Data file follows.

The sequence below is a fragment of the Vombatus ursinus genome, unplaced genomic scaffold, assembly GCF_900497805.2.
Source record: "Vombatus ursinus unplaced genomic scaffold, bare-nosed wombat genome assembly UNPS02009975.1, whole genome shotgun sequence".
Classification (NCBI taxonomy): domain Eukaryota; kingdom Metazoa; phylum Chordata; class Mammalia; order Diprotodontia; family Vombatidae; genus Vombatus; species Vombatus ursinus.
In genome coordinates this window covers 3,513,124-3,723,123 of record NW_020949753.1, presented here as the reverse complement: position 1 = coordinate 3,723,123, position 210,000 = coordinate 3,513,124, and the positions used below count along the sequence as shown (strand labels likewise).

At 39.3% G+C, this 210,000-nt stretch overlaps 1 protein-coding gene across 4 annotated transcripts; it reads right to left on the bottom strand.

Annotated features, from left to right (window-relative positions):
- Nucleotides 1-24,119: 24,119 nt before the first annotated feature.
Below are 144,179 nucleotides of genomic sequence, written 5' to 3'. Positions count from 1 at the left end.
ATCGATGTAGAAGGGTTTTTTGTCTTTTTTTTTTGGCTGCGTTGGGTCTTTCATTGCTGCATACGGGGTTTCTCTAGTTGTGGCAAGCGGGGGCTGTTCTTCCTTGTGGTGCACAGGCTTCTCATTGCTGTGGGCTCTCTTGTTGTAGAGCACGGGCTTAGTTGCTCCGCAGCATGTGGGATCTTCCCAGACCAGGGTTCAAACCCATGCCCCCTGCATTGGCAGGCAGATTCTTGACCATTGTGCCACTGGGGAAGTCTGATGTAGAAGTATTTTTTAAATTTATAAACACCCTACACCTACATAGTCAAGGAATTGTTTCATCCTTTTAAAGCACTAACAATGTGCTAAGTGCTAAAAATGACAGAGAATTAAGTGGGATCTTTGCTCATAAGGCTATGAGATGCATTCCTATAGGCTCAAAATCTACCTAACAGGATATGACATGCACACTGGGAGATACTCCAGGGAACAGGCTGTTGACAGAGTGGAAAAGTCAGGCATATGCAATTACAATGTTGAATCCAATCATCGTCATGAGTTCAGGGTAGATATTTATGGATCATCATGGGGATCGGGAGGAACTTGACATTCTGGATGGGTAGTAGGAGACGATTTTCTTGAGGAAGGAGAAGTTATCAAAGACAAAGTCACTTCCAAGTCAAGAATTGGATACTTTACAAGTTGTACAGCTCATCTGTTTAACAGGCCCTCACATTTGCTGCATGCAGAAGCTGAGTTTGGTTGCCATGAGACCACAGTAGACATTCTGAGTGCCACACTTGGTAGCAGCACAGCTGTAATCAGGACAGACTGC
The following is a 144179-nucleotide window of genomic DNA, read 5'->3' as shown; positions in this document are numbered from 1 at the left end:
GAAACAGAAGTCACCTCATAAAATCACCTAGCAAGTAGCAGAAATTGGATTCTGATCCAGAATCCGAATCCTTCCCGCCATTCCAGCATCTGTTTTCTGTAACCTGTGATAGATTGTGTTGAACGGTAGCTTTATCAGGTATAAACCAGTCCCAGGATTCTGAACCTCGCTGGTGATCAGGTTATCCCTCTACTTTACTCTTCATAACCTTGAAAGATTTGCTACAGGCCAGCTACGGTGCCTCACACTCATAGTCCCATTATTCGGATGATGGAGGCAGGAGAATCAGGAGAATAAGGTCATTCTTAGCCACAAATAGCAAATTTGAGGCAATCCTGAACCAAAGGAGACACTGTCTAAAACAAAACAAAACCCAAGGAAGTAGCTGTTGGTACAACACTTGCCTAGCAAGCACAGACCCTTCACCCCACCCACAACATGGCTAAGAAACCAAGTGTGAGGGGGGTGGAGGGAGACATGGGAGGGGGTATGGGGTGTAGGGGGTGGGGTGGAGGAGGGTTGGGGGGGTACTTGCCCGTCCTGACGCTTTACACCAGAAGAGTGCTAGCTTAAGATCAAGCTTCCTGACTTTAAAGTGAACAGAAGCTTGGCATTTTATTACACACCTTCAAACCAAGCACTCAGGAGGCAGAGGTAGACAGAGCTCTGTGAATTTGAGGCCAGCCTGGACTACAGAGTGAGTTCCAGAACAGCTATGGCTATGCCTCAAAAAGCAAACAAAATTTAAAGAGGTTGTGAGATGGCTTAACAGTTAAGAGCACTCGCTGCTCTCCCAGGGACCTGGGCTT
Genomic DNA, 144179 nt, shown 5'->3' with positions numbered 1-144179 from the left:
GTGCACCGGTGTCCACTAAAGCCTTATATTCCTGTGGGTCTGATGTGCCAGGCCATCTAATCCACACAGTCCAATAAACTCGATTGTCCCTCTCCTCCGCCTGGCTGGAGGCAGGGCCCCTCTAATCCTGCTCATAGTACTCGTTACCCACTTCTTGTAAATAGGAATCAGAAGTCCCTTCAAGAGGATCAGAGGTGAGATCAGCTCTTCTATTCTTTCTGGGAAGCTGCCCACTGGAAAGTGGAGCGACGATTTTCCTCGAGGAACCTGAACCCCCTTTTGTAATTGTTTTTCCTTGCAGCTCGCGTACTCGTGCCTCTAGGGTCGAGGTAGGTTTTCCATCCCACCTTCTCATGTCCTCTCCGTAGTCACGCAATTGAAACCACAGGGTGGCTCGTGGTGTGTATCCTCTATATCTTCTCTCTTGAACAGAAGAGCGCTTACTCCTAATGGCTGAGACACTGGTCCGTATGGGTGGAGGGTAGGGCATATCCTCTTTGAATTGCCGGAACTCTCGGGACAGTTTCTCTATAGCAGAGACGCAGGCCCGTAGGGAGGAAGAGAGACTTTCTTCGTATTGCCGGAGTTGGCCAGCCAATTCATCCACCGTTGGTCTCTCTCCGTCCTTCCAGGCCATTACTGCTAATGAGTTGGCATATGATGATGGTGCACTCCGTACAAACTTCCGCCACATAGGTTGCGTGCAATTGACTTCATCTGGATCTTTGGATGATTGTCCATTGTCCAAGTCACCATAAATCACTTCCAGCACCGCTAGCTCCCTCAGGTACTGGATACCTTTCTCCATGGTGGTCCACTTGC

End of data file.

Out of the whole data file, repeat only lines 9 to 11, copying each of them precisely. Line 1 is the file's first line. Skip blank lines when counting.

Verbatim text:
ATCGATGTAGAAGGGTTTTTTGTCTTTTTTTTTTGGCTGCGTTGGGTCTTTCATTGCTGCATACGGGGTTTCTCTAGTTGTGGCAAGCGGGGGCTGTTCTTCCTTGTGGTGCACAGGCTTCTCATTGCTGTGGGCTCTCTTGTTGTAGAGCACGGGCTTAGTTGCTCCGCAGCATGTGGGATCTTCCCAGACCAGGGTTCAAACCCATGCCCCCTGCATTGGCAGGCAGATTCTTGACCATTGTGCCACTGGGGAAGTCTGATGTAGAAGTATTTTTTAAATTTATAAACACCCTACACCTACATAGTCAAGGAATTGTTTCATCCTTTTAAAGCACTAACAATGTGCTAAGTGCTAAAAATGACAGAGAATTAAGTGGGATCTTTGCTCATAAGGCTATGAGATGCATTCCTATAGGCTCAAAATCTACCTAACAGGATATGACATGCACACTGGGAGATACTCCAGGGAACAGGCTGTTGACAGAGTGGAAAAGTCAGGCATATGCAATTACAATGTTGAATCCAATCATCGTCATGAGTTCAGGGTAGATATTTATGGATCATCATGGGGATCGGGAGGAACTTGACATTCTGGATGGGTAGTAGGAGACGATTTTCTTGAGGAAGGAGAAGTTATCAAAGACAAAGTCACTTCCAAGTCAAGAATTGGATACTTTACAAGTTGTACAGCTCATCTGTTTAACAGGCCCTCACATTTGCTGCATGCAGAAGCTGAGTTTGGTTGCCATGAGACCACAGTAGACATTCTGAGTGCCACACTTGGTAGCAGCACAGCTGTAATCAGGACAGACTGC
The following is a 144179-nucleotide window of genomic DNA, read 5'->3' as shown; positions in this document are numbered from 1 at the left end:
GAAACAGAAGTCACCTCATAAAATCACCTAGCAAGTAGCAGAAATTGGATTCTGATCCAGAATCCGAATCCTTCCCGCCATTCCAGCATCTGTTTTCTGTAACCTGTGATAGATTGTGTTGAACGGTAGCTTTATCAGGTATAAACCAGTCCCAGGATTCTGAACCTCGCTGGTGATCAGGTTATCCCTCTACTTTACTCTTCATAACCTTGAAAGATTTGCTACAGGCCAGCTACGGTGCCTCACACTCATAGTCCCATTATTCGGATGATGGAGGCAGGAGAATCAGGAGAATAAGGTCATTCTTAGCCACAAATAGCAAATTTGAGGCAATCCTGAACCAAAGGAGACACTGTCTAAAACAAAACAAAACCCAAGGAAGTAGCTGTTGGTACAACACTTGCCTAGCAAGCACAGACCCTTCACCCCACCCACAACATGGCTAAGAAACCAAGTGTGAGGGGGGTGGAGGGAGACATGGGAGGGGGTATGGGGTGTAGGGGGTGGGGTGGAGGAGGGTTGGGGGGGTACTTGCCCGTCCTGACGCTTTACACCAGAAGAGTGCTAGCTTAAGATCAAGCTTCCTGACTTTAAAGTGAACAGAAGCTTGGCATTTTATTACACACCTTCAAACCAAGCACTCAGGAGGCAGAGGTAGACAGAGCTCTGTGAATTTGAGGCCAGCCTGGACTACAGAGTGAGTTCCAGAACAGCTATGGCTATGCCTCAAAAAGCAAACAAAATTTAAAGAGGTTGTGAGATGGCTTAACAGTTAAGAGCACTCGCTGCTCTCCCAGGGACCTGGGCTT